New York legislators have been trying to broker an agreement on legal online sports betting for the better part of three years, since before the Supreme Court struck down the 1992 federal ban on sports wagering outside Nevada.
In-person sports wagering is currently legal in New York thanks to an act passed in 2013 and a regulatory framework established in 2019 for brick-and-mortar sportsbooks. But online betting has been a bumpier road that finally in 2021 became a bit clearer, as Gov. Andrew Cuomo has signaled a desire to allow online betting and reap the benefit of millions in tax revenue.
However, if Cuomo doesn’t have a change of heart about how to launch online wagering in NY, it’s possible that New Yorkers will be limited to a single, inferior, state lottery-run sportsbook, rather than an open, competitive commercial market like the ones thriving in neighboring New Jersey and Pennsylvania.
While there’s support in both the New York Senate and Assembly for regulated online sports betting, the legislature as a whole has not yet sent a bill for online sportsbooks all the way to the Governor’s desk. That may happen soon, but even if they did, it’s still not clear whether Cuomo would sign. We expect, at some point in the first half of 2021, some compromise between a single-entity model, and an open market. A consulting group hired by the state’s gaming commission recently submitted its overdue study of the potential online market in NY.
Stay tuned here for the latest details.
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Online and mobile sportsbook apps in New York
While we can’t say with certainty that the following online sportsbooks will apply for and gain New York sports betting licenses, many of them are already set up with casino or racetrack partners, and have agreed to partner for online betting if/when it becomes permitted.
There are four casino locations in NY already offering in-person sports betting, and if Cuomo is steered away from his monopolized betting model, these will be the first to go live with mobile betting. If the market opens fully, we’ll expect to see more casinos release online sportsbooks, as current iterations of the open-market legislation would allow for 14 online “skins” or brands.
Here’s a partial list:
|Online Sportsbook Brand||Land-Based Partner||Online / Mobile Launch||Retail Launch||Location|
|Bet365||Resorts World Catskills||TBA||September 5th, 2019||Monticello
|BetRivers||Rivers Casino Schenectady||TBA||July 16th, 2019||Schenectady|
|DraftKings||Del Lago Resort & Casino||TBA||August 23rd, 2019||Waterloo
|FanDuel||Tioga Downs||TBA||July 19th, 2019||Nichols|
|William Hill||Turning Stone Resort Casino||TBA||August 1st, 2019||Verona|
There are several brands offering online sports betting in neighboring states (PA, NJ) whom haven’t yet forged agreements with NY casinos, but may in the future. They include:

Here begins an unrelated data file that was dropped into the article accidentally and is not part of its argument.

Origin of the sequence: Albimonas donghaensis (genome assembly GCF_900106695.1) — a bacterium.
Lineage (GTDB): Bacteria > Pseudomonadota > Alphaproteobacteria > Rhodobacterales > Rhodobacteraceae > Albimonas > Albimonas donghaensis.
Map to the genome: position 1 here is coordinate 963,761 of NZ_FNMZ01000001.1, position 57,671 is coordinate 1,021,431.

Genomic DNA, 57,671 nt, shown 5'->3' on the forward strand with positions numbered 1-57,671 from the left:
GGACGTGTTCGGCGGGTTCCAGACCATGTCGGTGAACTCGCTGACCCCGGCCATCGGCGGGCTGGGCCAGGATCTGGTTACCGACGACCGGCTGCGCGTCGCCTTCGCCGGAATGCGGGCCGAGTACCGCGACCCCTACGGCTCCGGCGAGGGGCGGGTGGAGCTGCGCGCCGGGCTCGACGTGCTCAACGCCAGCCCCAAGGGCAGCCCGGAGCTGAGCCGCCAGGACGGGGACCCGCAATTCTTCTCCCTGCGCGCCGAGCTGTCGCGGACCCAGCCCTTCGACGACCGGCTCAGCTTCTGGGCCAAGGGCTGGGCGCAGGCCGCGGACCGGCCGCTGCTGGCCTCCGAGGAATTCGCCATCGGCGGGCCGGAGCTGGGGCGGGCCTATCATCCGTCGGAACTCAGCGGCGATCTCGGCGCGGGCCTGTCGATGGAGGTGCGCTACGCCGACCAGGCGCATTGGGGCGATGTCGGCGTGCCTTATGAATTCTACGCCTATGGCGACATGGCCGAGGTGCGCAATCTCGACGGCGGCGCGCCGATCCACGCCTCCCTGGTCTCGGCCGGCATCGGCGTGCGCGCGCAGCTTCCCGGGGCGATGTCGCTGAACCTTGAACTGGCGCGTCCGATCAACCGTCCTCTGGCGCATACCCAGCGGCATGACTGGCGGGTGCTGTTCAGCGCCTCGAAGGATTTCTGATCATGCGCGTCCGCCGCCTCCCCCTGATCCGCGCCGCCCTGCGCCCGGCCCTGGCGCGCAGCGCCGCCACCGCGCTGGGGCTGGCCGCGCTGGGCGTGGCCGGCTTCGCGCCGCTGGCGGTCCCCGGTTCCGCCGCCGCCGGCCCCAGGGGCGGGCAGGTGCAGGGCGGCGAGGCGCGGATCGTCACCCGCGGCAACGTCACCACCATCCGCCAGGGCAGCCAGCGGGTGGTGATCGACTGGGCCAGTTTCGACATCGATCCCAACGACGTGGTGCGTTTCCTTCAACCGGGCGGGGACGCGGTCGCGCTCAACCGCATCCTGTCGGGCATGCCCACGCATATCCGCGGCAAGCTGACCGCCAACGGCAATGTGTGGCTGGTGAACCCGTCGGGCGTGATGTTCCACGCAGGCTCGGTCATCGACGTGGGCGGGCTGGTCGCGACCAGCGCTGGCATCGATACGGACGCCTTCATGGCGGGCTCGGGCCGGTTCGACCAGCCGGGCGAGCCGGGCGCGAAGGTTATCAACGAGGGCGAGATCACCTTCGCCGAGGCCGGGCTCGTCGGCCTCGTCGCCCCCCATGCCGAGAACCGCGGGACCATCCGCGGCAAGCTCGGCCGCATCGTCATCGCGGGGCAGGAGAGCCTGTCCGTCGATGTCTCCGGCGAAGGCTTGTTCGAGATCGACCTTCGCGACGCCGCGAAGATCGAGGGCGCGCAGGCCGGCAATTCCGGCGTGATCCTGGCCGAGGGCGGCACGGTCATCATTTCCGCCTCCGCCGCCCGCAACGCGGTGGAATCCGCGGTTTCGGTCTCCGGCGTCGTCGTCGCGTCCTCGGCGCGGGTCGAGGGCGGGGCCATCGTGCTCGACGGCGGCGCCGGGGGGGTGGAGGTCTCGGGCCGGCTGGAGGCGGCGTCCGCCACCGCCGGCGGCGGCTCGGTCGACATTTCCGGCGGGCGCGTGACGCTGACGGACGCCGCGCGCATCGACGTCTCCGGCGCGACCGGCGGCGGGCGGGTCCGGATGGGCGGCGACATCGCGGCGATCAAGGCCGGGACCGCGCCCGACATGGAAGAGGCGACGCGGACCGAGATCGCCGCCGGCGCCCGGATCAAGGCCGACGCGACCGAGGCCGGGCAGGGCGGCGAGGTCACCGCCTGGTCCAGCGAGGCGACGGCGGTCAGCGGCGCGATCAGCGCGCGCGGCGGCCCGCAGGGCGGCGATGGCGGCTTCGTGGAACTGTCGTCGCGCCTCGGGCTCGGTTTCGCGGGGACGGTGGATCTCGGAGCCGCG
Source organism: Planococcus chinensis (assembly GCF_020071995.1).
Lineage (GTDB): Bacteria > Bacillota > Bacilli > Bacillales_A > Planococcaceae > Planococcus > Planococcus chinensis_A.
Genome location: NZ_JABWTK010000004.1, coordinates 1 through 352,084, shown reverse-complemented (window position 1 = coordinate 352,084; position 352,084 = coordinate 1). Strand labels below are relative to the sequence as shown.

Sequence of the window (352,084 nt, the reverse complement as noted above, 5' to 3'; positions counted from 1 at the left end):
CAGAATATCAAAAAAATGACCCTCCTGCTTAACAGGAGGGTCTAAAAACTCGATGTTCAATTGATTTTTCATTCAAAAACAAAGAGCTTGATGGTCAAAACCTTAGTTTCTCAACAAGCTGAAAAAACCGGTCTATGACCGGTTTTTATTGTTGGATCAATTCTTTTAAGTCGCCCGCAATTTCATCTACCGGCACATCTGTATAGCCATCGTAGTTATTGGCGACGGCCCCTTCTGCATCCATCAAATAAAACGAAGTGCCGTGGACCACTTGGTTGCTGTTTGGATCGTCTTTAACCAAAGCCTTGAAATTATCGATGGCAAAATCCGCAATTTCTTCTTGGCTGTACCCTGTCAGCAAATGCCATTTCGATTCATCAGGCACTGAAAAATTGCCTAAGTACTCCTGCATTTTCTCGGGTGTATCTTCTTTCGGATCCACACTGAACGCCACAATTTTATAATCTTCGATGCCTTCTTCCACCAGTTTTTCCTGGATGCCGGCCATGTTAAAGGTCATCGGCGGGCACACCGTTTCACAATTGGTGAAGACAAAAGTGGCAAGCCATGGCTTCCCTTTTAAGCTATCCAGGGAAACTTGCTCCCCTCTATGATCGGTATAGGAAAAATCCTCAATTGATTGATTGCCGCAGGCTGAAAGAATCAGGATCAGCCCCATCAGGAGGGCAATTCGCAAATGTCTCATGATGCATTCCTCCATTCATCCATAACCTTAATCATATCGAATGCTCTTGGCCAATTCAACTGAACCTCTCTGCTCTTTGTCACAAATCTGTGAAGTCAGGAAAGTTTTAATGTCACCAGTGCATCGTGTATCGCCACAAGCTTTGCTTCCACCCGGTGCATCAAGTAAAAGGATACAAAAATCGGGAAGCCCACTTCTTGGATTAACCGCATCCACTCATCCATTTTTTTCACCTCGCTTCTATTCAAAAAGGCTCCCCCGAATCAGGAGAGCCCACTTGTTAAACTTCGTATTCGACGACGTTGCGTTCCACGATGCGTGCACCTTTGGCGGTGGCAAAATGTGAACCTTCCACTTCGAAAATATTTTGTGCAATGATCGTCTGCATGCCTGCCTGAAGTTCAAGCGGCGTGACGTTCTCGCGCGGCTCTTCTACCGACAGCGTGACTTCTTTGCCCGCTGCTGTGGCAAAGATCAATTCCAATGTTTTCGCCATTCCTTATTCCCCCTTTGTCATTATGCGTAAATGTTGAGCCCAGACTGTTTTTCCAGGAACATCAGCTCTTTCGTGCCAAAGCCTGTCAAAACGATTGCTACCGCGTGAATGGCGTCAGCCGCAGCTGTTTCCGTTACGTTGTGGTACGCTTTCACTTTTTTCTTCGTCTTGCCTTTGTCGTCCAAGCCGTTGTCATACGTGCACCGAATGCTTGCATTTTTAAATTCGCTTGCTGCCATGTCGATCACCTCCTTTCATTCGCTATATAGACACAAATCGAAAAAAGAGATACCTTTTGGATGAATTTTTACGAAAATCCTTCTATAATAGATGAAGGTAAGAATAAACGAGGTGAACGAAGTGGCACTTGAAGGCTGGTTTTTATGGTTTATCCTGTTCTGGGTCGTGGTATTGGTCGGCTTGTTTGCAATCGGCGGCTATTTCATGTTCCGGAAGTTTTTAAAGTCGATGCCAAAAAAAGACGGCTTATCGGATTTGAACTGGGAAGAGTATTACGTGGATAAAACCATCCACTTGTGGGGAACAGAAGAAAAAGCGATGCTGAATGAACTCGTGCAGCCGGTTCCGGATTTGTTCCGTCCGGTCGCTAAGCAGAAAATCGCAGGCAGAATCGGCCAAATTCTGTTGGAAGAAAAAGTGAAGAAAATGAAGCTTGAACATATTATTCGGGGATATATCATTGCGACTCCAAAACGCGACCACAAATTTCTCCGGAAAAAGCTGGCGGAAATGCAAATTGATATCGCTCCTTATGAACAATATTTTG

Interestingly, though some new venues like stadiums and OTBs would become eligible to offer sports betting under Senator Joseph Addabbo’s proposal for 14 skins, this bill may not cover certain national betting providers. It’s been argued that the language of the 2013 constitutional amendment allowing for legal betting would disqualify BetMGM and some others from offering mobile wagering, as the law currently states that servers processing the bet must be physically within the casino.
BetMGM, as you may know, operates from Nevada-based servers, at least at this time, which might require some creativity from the company to enter the state. All is subject to review, and Addabbo may expand the scope of the bill to include more partners, but this too might need to be a constitutional amendment, delaying the matter.
How many online sportsbooks in NY?
Well, unfortunately, that number isn’t clear. With all of the above in mind, we’re going to see a potential upper limit of 14 online sportsbooks in NY and a potential minimum of just the one. If Cuomo isn’t swayed by any of the legislature’s bills, he’s going to push forward with the state-run model, as his advisors have (erroneously) indicated it’s the best move in terms of revenue generation.
Addabbo and company argue that the jobs and taxes brought in by an open market are as good as revenue, adding that their revenue projections differ from the Governor’s. There are a lot of watchful eyes here, as the New York gambling market has a lot of interested parties hoping to make some money off of the move to online betting, including the state itself. As we’ve stated before, these various interested parties all have their own figures on potential revenue from open, closed, or limited online sports betting markets.
At the end of the day, though, Cuomo’s got the upper hand on how things will shake out, and he’s unlikely to sign any bill into law if he’s not convinced it is the best moneymaker for the state.
The 2022 budget proposal is “proof-in-the-pudding” that Cuomo is going to be a hard sell for Addabbo’s open market, and his comments in the first quarter of 2021 don’t indicate that the governor is willing to wiggle too much on this issue. Simply put, if things change, we could see up to 14 online sportsbooks in the Empire State, but it’s up in the air at this point. Some jurisdictions — such as Oregon – — have seen its state lottery learn the hard way that a sole-sportsbook model is a recipe for flopping.
Land-based sportsbooks in New York
New York had been poised for legal sports betting in one way or another since 2013’s New York Gaming Economic Development Act, which was implemented by constitutional amendment establishing a potential framework that contemplated sports wagering becoming permitted if federal law changed. Which it did: In 2018, the US Supreme Court overturned the federal law prohibiting sports wagering in states outside Nevada (PASPA), and the wheels were set in motion for New York sports betting, and legal wagers in whichever states moved forward with legalization and/or a framework for them.
By summer 2019, the New York State Gaming Commission approved a set of rules for four retail (also referred to as “commercial”) casinos to offer sports betting in-person at upstate locations. Neither the words “mobile” nor “online” were included in these provisions, however.
A month after above’s Part 5239 was added to the NY Code, Rivers Casino opened its first physical sportsbook in Schenectady, and sports wagering in the Empire State began in earnest, with legal betting allowed at the following locations:
- Del Lago Resort & Casino in Seneca County (DraftKings Inc.)
- Resorts World Catskills in Sullivan County (Bet365)
- Rivers Casino in Schenectady County (Rush Street Interactive and Kambi Group plc)
- Tioga Downs in Tioga County (Betfair US/FanDuel Sportsbook)